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Back to work issues

charryccharry Posts: 5,753
edited 06/11/2012 - 8:24 AM in Lower Back Pain
Hi Did anyone go back to work and then only reinjure? How can you be sure you're ready to get back to work? Charry
DDD of lumbar spine with sciatica to left hip,leg and foot. L4-L5 posterior disc bulge with prominent facets, L5-S1 prominent facets with a posterior osteocartilaginous bar. Mild bilateral foraminal narrowing c-spine c4-c7 RN
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Comments

  • surgery? Are you better than you were before you stopped working? Are you able to try part time at first just to see if you are ready?
  • I haven't had surgery yet. I have to get a second opinion ortho in January. Another epi next week #3. I just got disability I can't go back now. I have 24 months before I lose my job. Off since February. I don't know if I'll ever go back. :( Charry
    DDD of lumbar spine with sciatica to left hip,leg and foot. L4-L5 posterior disc bulge with prominent facets, L5-S1 prominent facets with a posterior osteocartilaginous bar. Mild bilateral foraminal narrowing c-spine c4-c7 RN
  • 24 months is great. Sounds like you have a great policy that really gives you time to heal without stressing you out about losing your job. I know that you are not in the USA.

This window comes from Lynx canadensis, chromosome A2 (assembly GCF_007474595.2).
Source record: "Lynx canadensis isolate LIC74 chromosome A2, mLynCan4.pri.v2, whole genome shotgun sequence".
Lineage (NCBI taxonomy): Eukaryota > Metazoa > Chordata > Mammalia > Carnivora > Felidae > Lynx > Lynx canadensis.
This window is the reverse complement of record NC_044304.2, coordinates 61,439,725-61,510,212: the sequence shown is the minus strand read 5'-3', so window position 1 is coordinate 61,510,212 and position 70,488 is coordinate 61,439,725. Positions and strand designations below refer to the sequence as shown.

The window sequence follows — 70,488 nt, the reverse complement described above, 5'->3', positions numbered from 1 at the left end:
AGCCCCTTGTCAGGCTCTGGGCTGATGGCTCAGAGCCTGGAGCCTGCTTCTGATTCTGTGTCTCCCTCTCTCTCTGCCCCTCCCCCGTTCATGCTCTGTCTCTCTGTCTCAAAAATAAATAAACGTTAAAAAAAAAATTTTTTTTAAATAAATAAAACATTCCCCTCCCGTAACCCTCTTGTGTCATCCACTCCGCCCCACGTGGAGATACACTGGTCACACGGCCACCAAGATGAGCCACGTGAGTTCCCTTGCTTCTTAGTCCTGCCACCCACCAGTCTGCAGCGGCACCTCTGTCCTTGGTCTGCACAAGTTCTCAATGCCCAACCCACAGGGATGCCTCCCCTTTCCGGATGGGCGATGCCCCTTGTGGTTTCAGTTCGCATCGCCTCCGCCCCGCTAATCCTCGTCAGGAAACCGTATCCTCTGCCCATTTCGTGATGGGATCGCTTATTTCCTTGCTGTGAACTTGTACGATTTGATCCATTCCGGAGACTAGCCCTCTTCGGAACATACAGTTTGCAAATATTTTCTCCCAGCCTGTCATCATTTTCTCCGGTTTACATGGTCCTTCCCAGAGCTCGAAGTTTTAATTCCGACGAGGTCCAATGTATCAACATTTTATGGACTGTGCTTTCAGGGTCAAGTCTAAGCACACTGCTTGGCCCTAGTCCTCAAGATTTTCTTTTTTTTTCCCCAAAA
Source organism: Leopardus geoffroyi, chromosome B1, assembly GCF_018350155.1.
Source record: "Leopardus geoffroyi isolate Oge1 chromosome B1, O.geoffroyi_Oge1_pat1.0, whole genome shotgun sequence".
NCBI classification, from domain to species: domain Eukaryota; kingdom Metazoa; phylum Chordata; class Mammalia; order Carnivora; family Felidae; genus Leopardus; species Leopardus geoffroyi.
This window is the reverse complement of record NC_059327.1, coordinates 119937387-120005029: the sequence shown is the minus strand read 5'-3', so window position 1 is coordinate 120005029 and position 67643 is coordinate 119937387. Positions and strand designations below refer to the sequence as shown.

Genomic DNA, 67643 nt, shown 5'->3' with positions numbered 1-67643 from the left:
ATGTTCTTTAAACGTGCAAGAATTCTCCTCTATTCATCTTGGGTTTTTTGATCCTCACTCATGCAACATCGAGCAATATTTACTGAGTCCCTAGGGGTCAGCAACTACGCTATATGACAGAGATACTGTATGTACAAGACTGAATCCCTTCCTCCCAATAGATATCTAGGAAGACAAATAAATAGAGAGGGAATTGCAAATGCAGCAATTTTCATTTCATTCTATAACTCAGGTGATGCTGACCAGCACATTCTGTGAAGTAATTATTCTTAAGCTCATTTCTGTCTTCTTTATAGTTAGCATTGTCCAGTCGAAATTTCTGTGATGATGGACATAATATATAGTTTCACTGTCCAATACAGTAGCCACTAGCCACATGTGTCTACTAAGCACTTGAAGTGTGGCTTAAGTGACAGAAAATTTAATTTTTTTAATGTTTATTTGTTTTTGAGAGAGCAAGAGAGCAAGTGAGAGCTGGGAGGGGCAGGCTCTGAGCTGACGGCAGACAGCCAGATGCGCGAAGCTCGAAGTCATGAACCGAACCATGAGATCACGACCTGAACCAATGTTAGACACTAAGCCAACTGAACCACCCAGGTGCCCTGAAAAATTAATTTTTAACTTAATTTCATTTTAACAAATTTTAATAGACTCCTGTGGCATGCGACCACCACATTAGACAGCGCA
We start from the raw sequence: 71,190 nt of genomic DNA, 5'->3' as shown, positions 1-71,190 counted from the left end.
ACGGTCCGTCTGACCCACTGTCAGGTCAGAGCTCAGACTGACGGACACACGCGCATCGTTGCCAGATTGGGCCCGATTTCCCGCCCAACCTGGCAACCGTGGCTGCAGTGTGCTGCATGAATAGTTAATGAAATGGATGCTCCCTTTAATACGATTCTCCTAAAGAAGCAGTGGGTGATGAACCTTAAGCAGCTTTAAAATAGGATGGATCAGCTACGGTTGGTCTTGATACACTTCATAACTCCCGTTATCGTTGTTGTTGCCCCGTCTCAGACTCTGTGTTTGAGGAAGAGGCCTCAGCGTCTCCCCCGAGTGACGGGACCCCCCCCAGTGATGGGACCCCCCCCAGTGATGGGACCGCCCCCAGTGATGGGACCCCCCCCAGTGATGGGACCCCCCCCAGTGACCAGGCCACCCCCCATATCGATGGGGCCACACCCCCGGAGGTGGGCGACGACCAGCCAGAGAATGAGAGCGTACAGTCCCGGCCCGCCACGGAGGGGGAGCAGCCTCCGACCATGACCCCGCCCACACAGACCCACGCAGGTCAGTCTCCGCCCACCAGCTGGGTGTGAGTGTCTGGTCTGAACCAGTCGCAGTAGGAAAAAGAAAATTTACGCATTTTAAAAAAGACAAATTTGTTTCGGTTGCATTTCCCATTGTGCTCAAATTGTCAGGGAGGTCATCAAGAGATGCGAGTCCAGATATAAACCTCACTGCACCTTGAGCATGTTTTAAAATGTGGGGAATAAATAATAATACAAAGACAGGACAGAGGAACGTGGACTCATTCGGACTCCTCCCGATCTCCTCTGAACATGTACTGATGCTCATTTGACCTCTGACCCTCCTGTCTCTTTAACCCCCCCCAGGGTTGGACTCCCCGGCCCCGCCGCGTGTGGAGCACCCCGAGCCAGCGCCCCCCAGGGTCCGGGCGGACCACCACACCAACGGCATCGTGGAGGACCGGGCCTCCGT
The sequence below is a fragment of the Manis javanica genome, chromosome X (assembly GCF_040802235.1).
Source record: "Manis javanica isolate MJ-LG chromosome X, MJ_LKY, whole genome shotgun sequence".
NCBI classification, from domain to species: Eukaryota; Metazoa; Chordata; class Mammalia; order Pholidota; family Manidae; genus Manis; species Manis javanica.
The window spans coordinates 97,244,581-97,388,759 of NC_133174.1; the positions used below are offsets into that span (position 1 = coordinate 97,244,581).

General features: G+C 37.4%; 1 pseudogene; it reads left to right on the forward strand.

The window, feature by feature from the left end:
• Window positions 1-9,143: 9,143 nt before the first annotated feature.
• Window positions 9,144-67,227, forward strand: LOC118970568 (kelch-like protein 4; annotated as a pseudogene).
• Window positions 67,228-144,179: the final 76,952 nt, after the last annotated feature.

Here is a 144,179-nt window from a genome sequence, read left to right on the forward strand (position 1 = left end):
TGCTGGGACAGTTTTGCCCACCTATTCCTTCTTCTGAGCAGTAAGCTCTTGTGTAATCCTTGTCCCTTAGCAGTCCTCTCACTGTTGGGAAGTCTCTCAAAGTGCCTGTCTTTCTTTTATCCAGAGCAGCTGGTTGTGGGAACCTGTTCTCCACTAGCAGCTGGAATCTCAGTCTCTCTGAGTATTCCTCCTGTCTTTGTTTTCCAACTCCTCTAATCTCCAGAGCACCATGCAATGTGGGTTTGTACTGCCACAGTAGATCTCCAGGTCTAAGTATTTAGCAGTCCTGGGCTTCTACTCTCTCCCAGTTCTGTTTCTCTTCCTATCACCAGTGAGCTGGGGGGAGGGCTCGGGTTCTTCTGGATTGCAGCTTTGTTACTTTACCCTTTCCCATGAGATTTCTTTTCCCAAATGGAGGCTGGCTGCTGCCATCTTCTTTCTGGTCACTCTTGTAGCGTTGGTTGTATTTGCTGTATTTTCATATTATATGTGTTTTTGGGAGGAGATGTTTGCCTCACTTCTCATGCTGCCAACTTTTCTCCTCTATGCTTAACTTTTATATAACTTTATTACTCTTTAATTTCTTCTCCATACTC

• I haven't had a choice about going back to work. I have a job that varies my desk time and my up and about time and it is not strenuous. I have been battling surgeries for back, neck, knees and ankle during all of this and haven't missed more than three months. So...I find for me that work takes my mind off the pain and gets me out with others. I like the change of pace. Reinjury in my mind can happen when you are in the bath tub or bed so for me it really hasn't been an issue that way either. I find I am prone to push myself too much but then I have enjoyed the past few years despite the surgeries, blown discs and pain.

    You will find a good balance for yourself.

    Gary
  • Charry,
    In reality you don’t know the effect until you try and sometimes your status is defined by this attempt and you can be confused in attempting to work and not being able to do so, which can be so upsetting.

    Some of this is about acclimatisation returning back into the work environment and for ever concerned for your spine as a consequence. For me that lengthy down time off work I used to my advantaged and we all or should have some trepidation returning and continuing and this is normal. For me I had to change the type of work I was not able to do and this took some adaptation, who knows if you can do the same job only trial and error will give you some clarification.

    Even though you feel able to go to work, sustaining that effort while in pain is another element to deal with and understandably changes our attitude and capacity to function as we would like, take into the workplace and employers need to adapt to our new us, be honest with yourself and them. Returning to some employment whatever that is should be encouraged though close support and tentative progression, it is easy to become depressed about the future and who you are and your social status should any imposed incapacity restrict inclusion and interaction and even trying should be applauded.